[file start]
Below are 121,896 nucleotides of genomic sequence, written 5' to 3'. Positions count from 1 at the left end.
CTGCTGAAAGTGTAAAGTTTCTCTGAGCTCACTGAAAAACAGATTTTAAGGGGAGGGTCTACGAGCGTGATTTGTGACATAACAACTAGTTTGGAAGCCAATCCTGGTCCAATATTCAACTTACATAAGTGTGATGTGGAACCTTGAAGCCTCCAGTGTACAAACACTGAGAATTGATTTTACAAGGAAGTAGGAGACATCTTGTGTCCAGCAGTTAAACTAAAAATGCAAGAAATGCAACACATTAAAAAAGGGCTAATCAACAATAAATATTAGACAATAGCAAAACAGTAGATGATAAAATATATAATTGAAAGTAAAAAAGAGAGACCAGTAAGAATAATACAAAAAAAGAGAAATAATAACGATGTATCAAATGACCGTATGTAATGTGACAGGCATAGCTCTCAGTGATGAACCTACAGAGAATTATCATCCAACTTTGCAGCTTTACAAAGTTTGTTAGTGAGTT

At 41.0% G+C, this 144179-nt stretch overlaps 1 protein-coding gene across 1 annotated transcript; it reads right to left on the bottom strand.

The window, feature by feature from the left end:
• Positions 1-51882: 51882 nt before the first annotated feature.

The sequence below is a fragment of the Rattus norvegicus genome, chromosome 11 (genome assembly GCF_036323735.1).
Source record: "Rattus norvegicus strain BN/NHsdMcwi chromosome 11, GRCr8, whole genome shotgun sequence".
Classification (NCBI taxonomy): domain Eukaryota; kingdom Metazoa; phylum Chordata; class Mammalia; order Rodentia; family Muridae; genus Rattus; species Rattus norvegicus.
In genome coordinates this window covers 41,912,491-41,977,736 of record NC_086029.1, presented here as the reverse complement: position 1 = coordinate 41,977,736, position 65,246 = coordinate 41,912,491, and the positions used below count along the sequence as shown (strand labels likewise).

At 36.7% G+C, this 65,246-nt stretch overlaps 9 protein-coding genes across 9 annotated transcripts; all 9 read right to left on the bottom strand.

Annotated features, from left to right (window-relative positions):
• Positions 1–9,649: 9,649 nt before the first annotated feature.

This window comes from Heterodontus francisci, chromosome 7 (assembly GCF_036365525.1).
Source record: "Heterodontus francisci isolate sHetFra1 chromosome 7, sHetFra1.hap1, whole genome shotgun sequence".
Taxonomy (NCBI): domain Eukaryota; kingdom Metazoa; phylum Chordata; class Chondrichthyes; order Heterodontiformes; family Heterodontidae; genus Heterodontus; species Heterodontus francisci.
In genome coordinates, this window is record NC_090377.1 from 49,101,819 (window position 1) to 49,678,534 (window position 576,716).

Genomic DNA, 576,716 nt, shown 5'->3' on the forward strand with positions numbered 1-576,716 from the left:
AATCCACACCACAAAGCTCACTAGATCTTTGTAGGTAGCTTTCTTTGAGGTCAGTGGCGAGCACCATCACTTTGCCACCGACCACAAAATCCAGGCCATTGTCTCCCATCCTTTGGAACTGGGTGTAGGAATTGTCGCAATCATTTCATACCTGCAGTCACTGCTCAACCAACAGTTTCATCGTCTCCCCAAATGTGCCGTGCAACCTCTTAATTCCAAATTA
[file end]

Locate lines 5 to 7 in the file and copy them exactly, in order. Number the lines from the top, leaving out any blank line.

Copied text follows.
• Positions 1-51882: 51882 nt before the first annotated feature.

The sequence below is a fragment of the Rattus norvegicus genome, chromosome 11 (genome assembly GCF_036323735.1).
Source record: "Rattus norvegicus strain BN/NHsdMcwi chromosome 11, GRCr8, whole genome shotgun sequence".